I arrived in Tokyo two weeks ago to find a country recovering from the most recent of two major coastal typhoons that added to the already lingering after-effects of a serious earthquake and the resulting tsunami that devastated the country's power supply.
My visit was centered on Yokahama, the largest port, which did not experience any direct damage but like all of the Kant? Plains area was still under tight government restrictions on power usage. To a guest at a first-class hotel, the only visible signs of any problems were a raised air conditioning temperature and the lowering of lighting in public spaces. I am sure that behind the scenes of a well-run hotel, the problems were greater, but they managed to keep these from affecting guests.
At the Pan-Pacific Exhibition complex, the same power requirements were also in place and other than a slightly discomforting higher temperature in the halls and conference rooms one would not know that the country was in a recovery mode. The most visable tip-off was the general absence of ties worn by visitors, a distincly non-Japanese dress mode occasioned by the working envirornment temperatures.
I came here to partcipate and speak at LaserTech 2011, one of four co-located exhibits featuring complementary laser technology and products. The organizers said they came close to 12,000 attendees, exceeding their forecasted 10,000. Was this a sign that the Japanese economy was taking an upward turn after years of being depressed? It’s hard to say as this was very much a domestic show with all exhibits signs in Japanese, and for the most part, exhibits were staffed by Japanese-speaking marketing and sales people so surveys of exhibitor satisfaction were hard to obtain. I judged the continuous activity at exhibits adjacent to mine as an indication that business prospects among the attendees were good.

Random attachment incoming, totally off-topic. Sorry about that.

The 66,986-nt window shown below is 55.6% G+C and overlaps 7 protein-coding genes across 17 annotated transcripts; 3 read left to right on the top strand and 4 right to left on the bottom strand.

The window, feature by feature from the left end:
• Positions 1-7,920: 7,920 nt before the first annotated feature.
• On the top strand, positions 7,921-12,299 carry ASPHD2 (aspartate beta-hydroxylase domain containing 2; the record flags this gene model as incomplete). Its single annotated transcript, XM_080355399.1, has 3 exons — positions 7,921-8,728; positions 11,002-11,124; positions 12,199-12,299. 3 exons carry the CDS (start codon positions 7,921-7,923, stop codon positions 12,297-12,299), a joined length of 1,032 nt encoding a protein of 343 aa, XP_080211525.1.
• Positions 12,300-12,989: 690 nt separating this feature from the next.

One of my goals on this trip was to learn how Japanese suppliers of industrial laser products survived years of stagnation and the recent disasters. I spoke with managers and officers of both large and small companies and found that their attitude, at least to Westerners, was upbeat. An interesting twist was that the severe goverment restrictions on power usage and the crushing economic climate had caused companies to dramaticaly change their operating procedures. And now that restrictions were easing and the economy was turning up, these same companies intended to keep in place many of the changes forced on them to become, as a result, an even leaner, tighter operating entity. Basically they said they learned they could operate comfortably with reduced energy and other restrictions. As one CEO said to me, "It was a tough learning experience."